When I was eleven my mum and dad waved me off at Bristol Temple Meads with a small brown battered suitcase and thirty-five pounds worth of travellers cheques. I was off on my first trip abroad and my first time away, travelling with people I didn’t know and to stay with people I had never met. Was I nervous? Gosh no! I was off on an adventure to a place where I could climb every mountain, ford every stream and discover if the hills really were alive with the sound of music !
I have no idea how the exchange holiday came about.Mum and Dad must have seen an advert somewhere as I don’t think that my school organised it. All I can remember is that it was arranged through the Anglo-Austrian Society. A form was filled in with my details and a few short weeks later a match was made and hey presto, I had myself a new Austrian friend. Way back then there were next to no checks to ensure that any of the exchange families were indeed families and my parents trusted that their precious daughter would return to them three weeks later having had a fabulous holiday and with any luck had not learnt how to yodel!
So there was little me, pretty much alone except for a chaperone who I don’t actually remember seeing and a few other exchangees. My suitcase was tagged with my details, and all I needed was a gas mask and I could have been mistaken for a war-time evacuee. Except of course evacuees didn’t have feather cuts and wore mini dresses that hardly covered one’s bum! The long journey by train and boat was a bit of an adventure in itself.I made friends with another labelled girl and without the watchful eye of the elusive chaperone, we stuffed ourselves with giant chocolate bars bought on the ferry and annoyed other passengers with our constant giggles and non stop chatter. When the train came to each border, we worried ourselves silly that the border police, who actually had REAL guns in REAL holsters, would decide that we were spies and haul us off the train and throw us in some god forbidden awful jail and that our poor distraught parents would never see us again. Vivid imaginations or what!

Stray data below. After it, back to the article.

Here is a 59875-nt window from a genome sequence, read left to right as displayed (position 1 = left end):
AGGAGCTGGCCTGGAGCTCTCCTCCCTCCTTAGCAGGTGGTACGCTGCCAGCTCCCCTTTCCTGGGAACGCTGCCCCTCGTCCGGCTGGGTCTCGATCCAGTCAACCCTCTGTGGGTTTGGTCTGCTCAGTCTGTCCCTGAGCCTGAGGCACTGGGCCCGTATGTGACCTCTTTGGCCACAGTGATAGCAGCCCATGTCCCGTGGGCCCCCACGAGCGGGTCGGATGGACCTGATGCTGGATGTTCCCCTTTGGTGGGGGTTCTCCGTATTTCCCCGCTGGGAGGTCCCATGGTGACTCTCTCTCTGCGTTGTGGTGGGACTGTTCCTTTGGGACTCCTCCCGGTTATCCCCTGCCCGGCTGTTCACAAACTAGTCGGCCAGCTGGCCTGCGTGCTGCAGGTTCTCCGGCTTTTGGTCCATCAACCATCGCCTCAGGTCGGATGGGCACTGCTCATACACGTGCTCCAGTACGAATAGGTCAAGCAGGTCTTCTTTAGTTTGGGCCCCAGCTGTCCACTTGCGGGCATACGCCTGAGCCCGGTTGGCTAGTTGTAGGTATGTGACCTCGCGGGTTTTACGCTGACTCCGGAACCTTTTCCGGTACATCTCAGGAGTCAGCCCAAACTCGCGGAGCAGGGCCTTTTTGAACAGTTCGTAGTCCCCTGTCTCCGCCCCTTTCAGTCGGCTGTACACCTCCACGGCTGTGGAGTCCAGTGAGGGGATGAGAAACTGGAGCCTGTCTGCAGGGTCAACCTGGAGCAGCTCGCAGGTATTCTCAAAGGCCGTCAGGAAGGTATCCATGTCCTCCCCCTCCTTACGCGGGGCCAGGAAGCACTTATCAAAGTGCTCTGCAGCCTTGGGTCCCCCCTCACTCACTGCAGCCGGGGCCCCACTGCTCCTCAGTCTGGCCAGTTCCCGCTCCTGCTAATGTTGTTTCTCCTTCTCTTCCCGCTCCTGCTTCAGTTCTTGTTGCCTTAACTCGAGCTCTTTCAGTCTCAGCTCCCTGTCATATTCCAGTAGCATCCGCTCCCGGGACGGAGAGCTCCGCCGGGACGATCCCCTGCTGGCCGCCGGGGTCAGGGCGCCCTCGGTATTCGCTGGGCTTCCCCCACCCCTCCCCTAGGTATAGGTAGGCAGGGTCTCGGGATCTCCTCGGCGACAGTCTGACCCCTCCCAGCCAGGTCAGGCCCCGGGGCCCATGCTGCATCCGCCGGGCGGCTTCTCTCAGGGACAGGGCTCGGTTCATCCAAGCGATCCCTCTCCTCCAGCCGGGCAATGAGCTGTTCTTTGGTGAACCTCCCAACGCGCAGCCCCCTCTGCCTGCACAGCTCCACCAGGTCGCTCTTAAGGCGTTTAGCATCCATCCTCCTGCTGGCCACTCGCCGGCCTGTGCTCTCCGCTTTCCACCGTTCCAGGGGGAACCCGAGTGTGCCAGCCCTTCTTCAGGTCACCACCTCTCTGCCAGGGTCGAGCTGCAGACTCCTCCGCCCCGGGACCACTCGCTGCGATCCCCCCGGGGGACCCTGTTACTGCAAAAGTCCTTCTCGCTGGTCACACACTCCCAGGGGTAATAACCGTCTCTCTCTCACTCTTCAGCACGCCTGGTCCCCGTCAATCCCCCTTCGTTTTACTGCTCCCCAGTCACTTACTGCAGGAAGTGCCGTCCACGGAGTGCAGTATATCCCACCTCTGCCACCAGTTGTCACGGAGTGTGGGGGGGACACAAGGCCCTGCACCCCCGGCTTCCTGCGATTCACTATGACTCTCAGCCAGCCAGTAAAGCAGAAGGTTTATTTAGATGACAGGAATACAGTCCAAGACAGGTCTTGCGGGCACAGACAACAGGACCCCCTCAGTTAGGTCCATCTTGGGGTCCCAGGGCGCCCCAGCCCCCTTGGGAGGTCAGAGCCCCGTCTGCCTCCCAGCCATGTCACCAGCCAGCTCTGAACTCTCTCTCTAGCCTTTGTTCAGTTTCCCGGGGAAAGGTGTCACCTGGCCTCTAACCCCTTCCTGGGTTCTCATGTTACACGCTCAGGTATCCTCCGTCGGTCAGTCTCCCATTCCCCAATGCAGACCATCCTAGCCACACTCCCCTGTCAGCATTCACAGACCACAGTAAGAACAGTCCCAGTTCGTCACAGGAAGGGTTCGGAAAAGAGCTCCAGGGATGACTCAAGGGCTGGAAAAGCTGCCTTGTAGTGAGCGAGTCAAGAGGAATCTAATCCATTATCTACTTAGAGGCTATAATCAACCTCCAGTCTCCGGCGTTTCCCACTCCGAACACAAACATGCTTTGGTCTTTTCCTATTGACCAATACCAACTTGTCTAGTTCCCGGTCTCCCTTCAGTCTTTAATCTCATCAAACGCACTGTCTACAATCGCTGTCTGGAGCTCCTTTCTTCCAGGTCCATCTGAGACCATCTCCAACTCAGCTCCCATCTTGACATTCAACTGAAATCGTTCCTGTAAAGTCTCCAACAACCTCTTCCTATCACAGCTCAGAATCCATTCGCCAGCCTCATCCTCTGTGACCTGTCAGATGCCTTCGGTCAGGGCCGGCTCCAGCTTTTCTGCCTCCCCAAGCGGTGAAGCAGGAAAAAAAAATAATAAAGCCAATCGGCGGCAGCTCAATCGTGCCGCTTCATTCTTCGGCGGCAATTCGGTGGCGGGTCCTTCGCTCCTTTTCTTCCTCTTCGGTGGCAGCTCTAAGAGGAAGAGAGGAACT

I didn’t believe that my first glimpse of mountains were actually mountains. From afar I thought they were clouds.My own experiences of anything higher than a hill were day trips to the Brecon Beacons in South Wales. As the train got closer and closer, the mountains grew taller and taller. I was mesmerised by their size and beauty and by the time we arrived at my destination, I was itching to twirl around in an alpine meadow and recreate the opening scene of my favourite musical.
Not that we were ever remotely worried that they wouldn’t be, but my Austrian family turned out to be kosher and absolutely brilliant,and lovely and so so friendly. Hanni, their daughter and my exchange partner, could fortunately speak English really well. I say fortunately as I couldn’t speak a word of german and her parents and little sister couldn’t speak a word of english. But it’s amazing how you can get by with a bit of gesticulating.
Alois, Maria, Hanni and little Evi Manzl lived in a chocolate box pretty house in a chocolate box pretty village. The house had seven bedrooms of which four were let out to german guests. The family pretty much lived,ate and relaxed in the cosy kitchen. I shared a room in the attic with Hanni and slept under a continental quilt for the first time. My pillow was square, and instead of making my bed in the morning, I was expected to hang the quilt out of the window to air.I loved that quilt and would have stuffed it into my suitcase given half a chance!